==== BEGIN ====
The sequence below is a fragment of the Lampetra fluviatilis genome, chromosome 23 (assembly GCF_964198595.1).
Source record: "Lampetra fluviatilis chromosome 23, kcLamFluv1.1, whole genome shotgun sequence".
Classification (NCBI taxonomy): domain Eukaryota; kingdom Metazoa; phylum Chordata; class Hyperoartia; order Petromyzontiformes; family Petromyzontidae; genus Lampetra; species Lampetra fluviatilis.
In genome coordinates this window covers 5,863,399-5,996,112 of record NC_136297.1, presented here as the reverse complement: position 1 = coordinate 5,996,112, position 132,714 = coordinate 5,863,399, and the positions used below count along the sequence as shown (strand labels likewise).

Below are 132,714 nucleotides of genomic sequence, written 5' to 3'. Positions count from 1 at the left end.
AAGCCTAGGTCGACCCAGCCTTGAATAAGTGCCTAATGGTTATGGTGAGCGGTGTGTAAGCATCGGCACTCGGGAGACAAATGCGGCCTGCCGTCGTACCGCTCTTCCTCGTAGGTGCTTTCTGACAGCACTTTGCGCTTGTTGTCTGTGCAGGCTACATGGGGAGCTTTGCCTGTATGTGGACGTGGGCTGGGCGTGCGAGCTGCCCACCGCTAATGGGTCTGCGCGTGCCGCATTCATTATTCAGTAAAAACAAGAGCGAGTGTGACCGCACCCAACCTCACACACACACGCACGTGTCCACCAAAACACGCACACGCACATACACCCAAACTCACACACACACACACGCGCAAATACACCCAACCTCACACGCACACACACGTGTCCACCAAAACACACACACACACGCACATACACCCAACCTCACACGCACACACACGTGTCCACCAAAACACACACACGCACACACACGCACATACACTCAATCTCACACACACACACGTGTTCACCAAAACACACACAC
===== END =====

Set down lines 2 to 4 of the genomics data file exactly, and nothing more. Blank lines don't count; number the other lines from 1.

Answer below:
Source record: "Lampetra fluviatilis chromosome 23, kcLamFluv1.1, whole genome shotgun sequence".
Classification (NCBI taxonomy): domain Eukaryota; kingdom Metazoa; phylum Chordata; class Hyperoartia; order Petromyzontiformes; family Petromyzontidae; genus Lampetra; species Lampetra fluviatilis.
In genome coordinates this window covers 5,863,399-5,996,112 of record NC_136297.1, presented here as the reverse complement: position 1 = coordinate 5,996,112, position 132,714 = coordinate 5,863,399, and the positions used below count along the sequence as shown (strand labels likewise).